Tourist boom raises hope for Scandinavia’s northernmost cross-border flights

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Chinese tourists boarding Arctic Air link flight to Tromsø from Oulu. (Thomas Nilsen/The Independent Barents Observer)
It’s Thursday and the queue for boarding the flight to Tromsø is longer than ever. This off-scheduled flight directly to Tromsø is aimed at testing the market. All passengers are tourists from China now ready for winter adventure at Norway’s Arctic coast.

“We have just had three groups of Chinese testing a travel package including Oulu and Tromsø,” explains Robert Forsberg with Arctic Air Link to the Barents Observer. “We see a big potential here,” he continues.

Arctic Airlink is the branding of the flights operated by the Swedish airline Nextjet.

Flying three times a week, the route is currently the only connecting the northernmost parts of Finland, Sweden and Norway. The initial idea was to make life easier for business people in the north that otherwise would have to fly south via the capital airports of Oslo, Stockholm or Helsinki to het to their northern destinations. That takes time.

Half of passengers are tourists

For Arctic Airlink, it is however the boost in tourism to northern Scandinavia that now pushes the number of passengers up.

“The overall number of passengers increases, with the number of tourists most,” Robert Forsberg continues. “Tour operators from Germany, England, Holland and Italy show interest and book the flight for their customers.”

Forsberg says tourists now count for half of all passengers. The flights between Oulu, Luleå and Tromsø had a challenging start with about two out of three seats in average flying empty the two first years of operation in 2015 and 2016. In the start, the route was operated with a smaller propeller. A year ago, Nextjet’s new CRJ 200 jet plane with 50 seats made the route faster and more comfortable.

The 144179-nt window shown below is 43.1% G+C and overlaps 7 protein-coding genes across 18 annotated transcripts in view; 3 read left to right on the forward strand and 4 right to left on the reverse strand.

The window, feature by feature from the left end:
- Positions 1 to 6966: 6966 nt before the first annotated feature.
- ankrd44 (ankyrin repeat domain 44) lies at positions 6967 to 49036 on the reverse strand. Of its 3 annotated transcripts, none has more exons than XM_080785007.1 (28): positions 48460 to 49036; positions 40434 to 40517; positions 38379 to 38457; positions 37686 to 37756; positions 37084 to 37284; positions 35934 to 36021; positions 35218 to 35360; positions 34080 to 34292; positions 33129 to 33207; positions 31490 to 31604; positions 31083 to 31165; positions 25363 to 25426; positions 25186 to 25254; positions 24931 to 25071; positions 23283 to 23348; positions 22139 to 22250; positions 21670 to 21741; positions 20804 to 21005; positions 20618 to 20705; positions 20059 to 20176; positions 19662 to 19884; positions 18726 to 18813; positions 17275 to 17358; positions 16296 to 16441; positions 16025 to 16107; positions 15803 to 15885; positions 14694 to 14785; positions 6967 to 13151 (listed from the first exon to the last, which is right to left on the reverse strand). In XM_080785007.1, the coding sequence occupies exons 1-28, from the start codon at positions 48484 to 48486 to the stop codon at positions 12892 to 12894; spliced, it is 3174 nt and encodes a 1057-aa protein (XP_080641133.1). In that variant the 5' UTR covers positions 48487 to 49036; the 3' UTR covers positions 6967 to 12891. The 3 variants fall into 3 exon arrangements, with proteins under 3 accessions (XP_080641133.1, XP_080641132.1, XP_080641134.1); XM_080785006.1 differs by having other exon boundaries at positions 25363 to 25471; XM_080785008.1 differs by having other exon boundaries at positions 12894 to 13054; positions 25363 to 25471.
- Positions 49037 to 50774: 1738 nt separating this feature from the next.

Additionally, the flight today continues to Sundsvall and Gothenburg, making it more attractive for passengers from Tromsø to more destinations in Sweden. Forsbeg says the goal for 2018 is to fill 65% of the seats in average.

From May, regional airline Widerøe in cooperation with Finnair starts a direct route from Helsinki to Tromsø. With a sharp increase in inbound passengers from Asia to Finland, the hope is to attract more of the tourists to fly to the coast of northern Norway.

Related stories from around the North:

Canada: Cruise through Northwest Passage has set sail, Blog by Mia Bennett, Cryopolitics

Finland:  Southern Finland looks to lure Chinese visitors beyond Lapland, Yle

Iceland: High peak in low season, Iceland’s mass-tourism boiling over, The Independent Barents Observer

Norway: Electric planes could arrive sooner than we think in Norway, The Independent Barents Observer

Russia:  Arctic Russia to get a military-themed amusement park, The Independent Barents Observer

Sweden: Millions more flights from Swedish airports despite environmental toll, Yle News

United States: Northwest Passage cruise marks turning point in Arctic tourism, Alaska Public Radio Network

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Thomas Nilsen, The Independent Barents Observer

Thomas Nilsen, The Independent Barents Observer

For more news from the Barents region visit The Independent Barents Observer.

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